Let’s lead with the important stuff: Your dog does not need to have been in a kennel to get kennel cough. To give you a little more information about it, and maybe dispel some myths we have a little Q&A about kennel cough, but feel free to ask more question in the comments section.
What is kennel cough? Kennel cough (or, more properly, canine infectious tracheobronchitis) is an infection that causes a persistent cough in dogs. The cough can last up to 3 weeks, which is annoying, I know. Sorry.
What causes kennel cough? Most often, it’s a bacterium known as Bordetella bronchiceptica. Sometimes it brings a few friends to the party in your dog’s trachea – viruses like parainfluenza or reovirus. Bordetella (the main culprit) is the main ingredient in the kennel cough vaccine that your dog may need before boarding. People often get the name “Bordetella” hilariously confused with “bordello,” which requires an entirely different sort of vaccine.
Then why is it called kennel cough if no darn kennel is required? I mean, really! Calm down, mate. You know how every once in while you’ll hear about a cruise ship where everyone gets sick? It’s like that, only minus the open bar and swimming pools. Gather any living beings in a smallish space, like a cruise ship or a dog kennel, and any infection moves through them like wildfire. Close quarters means close contact and lots of bacterial transmission from one person to another, or one dog to another. Which brings up an important point: if you have a normal immune system, you can’t get kennel cough from your dog. If you have a weakened immune system, talk to your doctor about the risks.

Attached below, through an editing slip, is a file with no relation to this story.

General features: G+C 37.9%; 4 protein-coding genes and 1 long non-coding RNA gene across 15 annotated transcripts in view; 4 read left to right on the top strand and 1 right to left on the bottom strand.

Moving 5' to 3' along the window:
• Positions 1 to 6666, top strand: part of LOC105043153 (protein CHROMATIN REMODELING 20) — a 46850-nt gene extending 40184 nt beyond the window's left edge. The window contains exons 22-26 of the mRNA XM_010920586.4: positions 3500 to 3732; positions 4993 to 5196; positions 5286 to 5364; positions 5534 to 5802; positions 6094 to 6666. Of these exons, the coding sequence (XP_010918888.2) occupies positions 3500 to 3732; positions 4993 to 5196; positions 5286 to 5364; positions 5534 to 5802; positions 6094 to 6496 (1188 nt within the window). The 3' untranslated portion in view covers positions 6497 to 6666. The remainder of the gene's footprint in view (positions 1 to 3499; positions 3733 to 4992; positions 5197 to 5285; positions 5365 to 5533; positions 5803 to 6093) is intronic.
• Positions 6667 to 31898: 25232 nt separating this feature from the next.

One cough from a kennel cough-infected dog sends thousands of little droplets into the air, each one carrying millions of bacteria waiting to infect the next dog. Because the chances of spreading the disease are higher in dog kennels (and, I guess, because people like alliteration) the name kennel cough stuck, but your dog can get it literally anywhere. “Literally anywhere cough” just doesn’t have the same je ne sais quoi (which is French for “annoying cough that lasts 3 weeks”).
What are the symptoms of kennel cough? For most dogs, it’s an annoying, goose honk-like dry cough, which makes me wonder if geese ever get a dog cough. Ever had bronchitis and get that scratchy, never-ending cough, like your airways are full of steel wool? Or ever inhaled steel wool? Same thing for your pooch with kennel cough. Most dogs still carry on with normal doggy activities like eating, playing and licking of various bodily bits, they just cough while doing so.
And then, for variety, they cough some more.
The cough is tiring, exhausting and annoying. For everyone. For you, for the cat, for your houseplants. I bet even your Amazon Echo is probably done with it at this point and is about to order your dog some Robitussin all on its own. (We are living in the future and it’s a scary place.)
Usually they don’t produce anything when they cough, or perhaps just a bit of white foam. If you see yellow goo in any of this, or they start to feel poorly, have trouble breathing, or go off their food, it’s time for a visit to your vet.
One note about actual dog kennels and kennel cough: if your dog picked up kennel cough at the dog kennel (or a vet hospital, or any other place), don’t go all rage-y on them. It’s not a die-hard sign of a bad place; it happens, and it’s inevitable wherever dogs gather. Vaccines, hygiene and good practices can decrease the chances that dogs will transmit it, but it’s always going to happen, so maybe hold off on that flaming Yelp review.